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What is All This About Lincoln and Vampires!?

This is a review I wrote last September of 2011.  The movie based on Abraham Lincoln Vampire Hunter is coming out this month on June 22, 2012.  I doubt whether I’ll see the movie in a theater because it is much to violent for me.  I’ll catch it on AMC sometime in the future.  I may not watch the whole thing.

Seth Grahame-Smith.  Abraham Lincoln Vampire Hunter. Grand Central Publishing; 1st edition, March 2, 2010.  Illustrations.  Young Adult.  336pp.  ISBN-13: 978-0446563086.

Reviewed by Karen S. Campbell, Southwest Ohio Research

The Vampire Splitter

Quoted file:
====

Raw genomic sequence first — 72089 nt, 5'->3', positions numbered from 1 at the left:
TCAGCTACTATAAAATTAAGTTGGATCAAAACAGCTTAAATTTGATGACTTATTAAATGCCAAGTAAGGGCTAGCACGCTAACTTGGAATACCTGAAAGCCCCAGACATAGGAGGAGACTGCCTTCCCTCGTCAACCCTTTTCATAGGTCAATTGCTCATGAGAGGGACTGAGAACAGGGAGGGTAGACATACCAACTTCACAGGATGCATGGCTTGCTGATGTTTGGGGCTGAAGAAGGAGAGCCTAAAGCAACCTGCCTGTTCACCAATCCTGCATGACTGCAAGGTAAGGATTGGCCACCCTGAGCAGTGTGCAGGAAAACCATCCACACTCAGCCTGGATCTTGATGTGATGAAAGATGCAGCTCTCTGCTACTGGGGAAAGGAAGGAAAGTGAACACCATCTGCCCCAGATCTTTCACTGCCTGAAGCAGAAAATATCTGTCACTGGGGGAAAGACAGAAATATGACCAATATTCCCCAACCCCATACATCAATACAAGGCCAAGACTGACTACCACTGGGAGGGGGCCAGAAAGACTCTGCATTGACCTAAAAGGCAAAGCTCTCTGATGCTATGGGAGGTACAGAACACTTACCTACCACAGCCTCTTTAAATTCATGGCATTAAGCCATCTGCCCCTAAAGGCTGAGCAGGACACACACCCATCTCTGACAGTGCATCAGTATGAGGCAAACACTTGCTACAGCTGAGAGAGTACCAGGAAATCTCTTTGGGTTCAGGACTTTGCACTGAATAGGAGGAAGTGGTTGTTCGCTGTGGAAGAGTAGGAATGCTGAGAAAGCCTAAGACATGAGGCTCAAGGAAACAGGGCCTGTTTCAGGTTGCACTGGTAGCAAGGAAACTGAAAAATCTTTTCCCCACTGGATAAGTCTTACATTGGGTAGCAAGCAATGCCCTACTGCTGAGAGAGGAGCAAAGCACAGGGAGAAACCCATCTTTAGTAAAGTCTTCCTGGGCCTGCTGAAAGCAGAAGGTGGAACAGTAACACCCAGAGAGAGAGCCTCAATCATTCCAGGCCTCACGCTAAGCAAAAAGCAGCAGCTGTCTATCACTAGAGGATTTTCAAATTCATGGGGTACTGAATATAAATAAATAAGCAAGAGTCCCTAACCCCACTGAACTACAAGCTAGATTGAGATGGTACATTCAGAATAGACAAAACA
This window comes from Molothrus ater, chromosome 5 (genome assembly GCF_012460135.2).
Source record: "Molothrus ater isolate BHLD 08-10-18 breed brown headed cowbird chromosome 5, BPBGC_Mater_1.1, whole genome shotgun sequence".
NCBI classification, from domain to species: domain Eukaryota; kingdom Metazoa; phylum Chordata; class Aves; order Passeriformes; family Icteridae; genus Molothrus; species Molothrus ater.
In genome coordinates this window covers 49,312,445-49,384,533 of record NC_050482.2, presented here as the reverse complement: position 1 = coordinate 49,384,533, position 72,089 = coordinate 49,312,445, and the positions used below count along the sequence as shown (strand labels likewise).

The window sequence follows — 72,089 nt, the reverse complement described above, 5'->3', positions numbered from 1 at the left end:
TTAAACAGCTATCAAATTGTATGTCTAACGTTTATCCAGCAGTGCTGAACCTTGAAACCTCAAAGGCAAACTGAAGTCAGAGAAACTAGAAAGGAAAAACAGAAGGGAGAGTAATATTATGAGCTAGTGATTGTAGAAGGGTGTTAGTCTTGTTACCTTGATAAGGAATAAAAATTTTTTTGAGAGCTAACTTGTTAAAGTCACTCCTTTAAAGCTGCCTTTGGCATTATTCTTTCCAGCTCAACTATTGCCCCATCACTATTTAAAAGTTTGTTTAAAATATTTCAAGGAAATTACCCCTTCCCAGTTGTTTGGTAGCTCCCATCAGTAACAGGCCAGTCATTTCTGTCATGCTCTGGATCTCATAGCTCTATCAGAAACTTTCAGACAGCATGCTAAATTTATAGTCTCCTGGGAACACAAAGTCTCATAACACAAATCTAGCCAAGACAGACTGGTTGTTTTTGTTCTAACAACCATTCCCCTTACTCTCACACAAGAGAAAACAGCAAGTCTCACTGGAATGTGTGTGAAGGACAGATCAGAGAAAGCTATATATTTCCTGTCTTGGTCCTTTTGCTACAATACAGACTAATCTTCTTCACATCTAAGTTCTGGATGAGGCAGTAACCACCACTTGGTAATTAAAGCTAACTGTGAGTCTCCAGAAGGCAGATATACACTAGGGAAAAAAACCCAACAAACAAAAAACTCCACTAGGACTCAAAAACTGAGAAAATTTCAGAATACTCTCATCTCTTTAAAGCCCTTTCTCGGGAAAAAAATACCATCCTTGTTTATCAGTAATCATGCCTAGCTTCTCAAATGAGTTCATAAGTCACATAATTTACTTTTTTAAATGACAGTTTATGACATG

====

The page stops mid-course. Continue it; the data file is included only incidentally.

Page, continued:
Within the first few pages of Abraham Lincoln Vampire Hunter the reader learns from the author that President Lincoln faithfully kept a private journal from his youth on.  The journal had remained hidden from the public until recently when a mysterious stranger, Henry Sturges, gave the author the Lincoln journal to read. Within this collection of ten journal books, to the author’s astonishment, is described the secret life of Abraham Lincoln.  The journal illuminates the reasons for Lincoln’s pronounced and deeply gothic melancholy.   From the age of nine, Lincoln was a hater and hunter of vampires.  At a tender age he learned that his beloved mother did not die from a commonplace illness, “milk sickness”, but from a supernatural concoction, from drops of vampire blood dripped into her mouth; just enough to kill her, not turn her into a vampire.  This tragedy happened because Abraham’s indolent father, Thomas, had a business association with an unscrupulous vampire who killed Nancy because of Thomas’ endless sloth and debt.  The author is encouraged by Henry Sturges, whom we eventually find out is a vampire, to write the true biography of Abraham Lincoln based on the new and startling information found in the Lincoln journal.  The author, Seth Grahame-Smith, takes Sturges’ advice and writes a presidential-style biography including illustrations. The “biography” reveals the machinations of malevolent vampires, and a few benevolent ones, that profoundly influence the development of the early American Republic and events leading up to the Civil War.